There’s no shortage of stories these days about the difficulties school districts have hiring and keeping teachers. How we can keep new teachers from leaving during their first five years on the job is the focus of an in-depth report in The Atlantic Monthly that follows the careers of three new teachers and asks what, if anything, could we do better to help prepare them for the first years on the job.
Life as a new teacher – In this piece, we see inside the classroom of newly-minted middle school English teacher Michael Duklewski. At 33 years old he’s a career changer who used to be a lobbyist but went back to school at a well-established teacher’s college (Towson State) to earn his teacher’s certificate.
Duklewski’s teaching experience sounds both rewarding and at times pretty frustrating, too. He seems eager to try new modes of instruction to engage his students – staying up late hours developing a lesson plan on monologues using video clips from popular movies (it ends up being a home run with the kids). But he’s regularly clocking 12-to-15 hour workdays just to keep up with the basics of the job, leaving little time to do some of the more ambitious work he’d like to do, such as using data better to track student performance.
It’s all about classroom management – What struck me the most from the article was how much time Duklewski spent managing classroom behaviors, how frustrated he felt about that, and how his education training at Towson State didn’t provide him with the tools he needed to do that part of his job effectively. To his credit, Duklewski figured out through trial and error he should vary his approaches. So a class wide point system works for awhile, then he changes it up when it stops being effective. Or, calling students out for bad behaviors in class in front of peers doesn’t work as well as having a private conversation with them after class. Using praise for students who are on task and working ends up motivating others to do the same. And so on.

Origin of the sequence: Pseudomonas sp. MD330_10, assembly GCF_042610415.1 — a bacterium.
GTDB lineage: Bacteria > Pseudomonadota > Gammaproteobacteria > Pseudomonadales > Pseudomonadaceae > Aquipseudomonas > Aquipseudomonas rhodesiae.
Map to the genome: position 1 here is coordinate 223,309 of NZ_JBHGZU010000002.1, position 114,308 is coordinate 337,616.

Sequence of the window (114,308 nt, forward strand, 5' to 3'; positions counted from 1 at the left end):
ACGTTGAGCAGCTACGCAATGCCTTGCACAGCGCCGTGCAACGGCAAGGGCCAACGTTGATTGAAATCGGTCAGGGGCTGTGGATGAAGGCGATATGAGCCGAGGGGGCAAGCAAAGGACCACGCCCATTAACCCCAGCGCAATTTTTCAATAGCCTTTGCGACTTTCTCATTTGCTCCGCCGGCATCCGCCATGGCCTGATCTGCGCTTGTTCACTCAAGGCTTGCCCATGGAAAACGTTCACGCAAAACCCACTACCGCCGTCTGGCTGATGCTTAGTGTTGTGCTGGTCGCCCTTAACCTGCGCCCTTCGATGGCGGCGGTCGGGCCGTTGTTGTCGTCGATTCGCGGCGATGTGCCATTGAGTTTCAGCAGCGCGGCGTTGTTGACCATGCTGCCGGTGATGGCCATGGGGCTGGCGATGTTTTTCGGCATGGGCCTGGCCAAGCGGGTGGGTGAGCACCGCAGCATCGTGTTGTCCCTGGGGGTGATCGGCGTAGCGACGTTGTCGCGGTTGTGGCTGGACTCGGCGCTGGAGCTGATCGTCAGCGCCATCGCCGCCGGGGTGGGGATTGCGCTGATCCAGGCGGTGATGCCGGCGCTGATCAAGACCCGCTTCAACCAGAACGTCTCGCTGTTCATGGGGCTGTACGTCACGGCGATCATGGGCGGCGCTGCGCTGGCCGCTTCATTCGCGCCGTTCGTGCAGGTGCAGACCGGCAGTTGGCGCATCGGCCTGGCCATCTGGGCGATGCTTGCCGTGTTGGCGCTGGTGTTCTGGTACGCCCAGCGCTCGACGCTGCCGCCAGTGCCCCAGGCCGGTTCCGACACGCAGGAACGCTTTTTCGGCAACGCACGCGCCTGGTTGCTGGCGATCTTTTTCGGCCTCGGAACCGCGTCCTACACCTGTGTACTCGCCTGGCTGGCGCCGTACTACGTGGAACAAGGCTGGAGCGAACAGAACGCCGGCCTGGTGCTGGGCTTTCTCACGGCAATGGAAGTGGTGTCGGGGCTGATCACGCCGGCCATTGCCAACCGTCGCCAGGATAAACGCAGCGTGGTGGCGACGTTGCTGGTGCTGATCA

The author concludes that in general, teacher training programs for the most part spend little time teaching prospective teachers one of the most important parts of their job – how to manage the classroom and how to deal with inappropriate behaviors. For example, there is little evidence of widespread instruction in these programs on the effectiveness positive behavioral supports.
Take some time to read this thoughtful piece. Because as school districts increasingly are asked to provide additional mentoring and training programs, including here in Washington state where the legislature passed a bill this session to shore up teacher mentoring, perhaps we should ask schools of education to provide more relevant training before those teachers enter the classroom.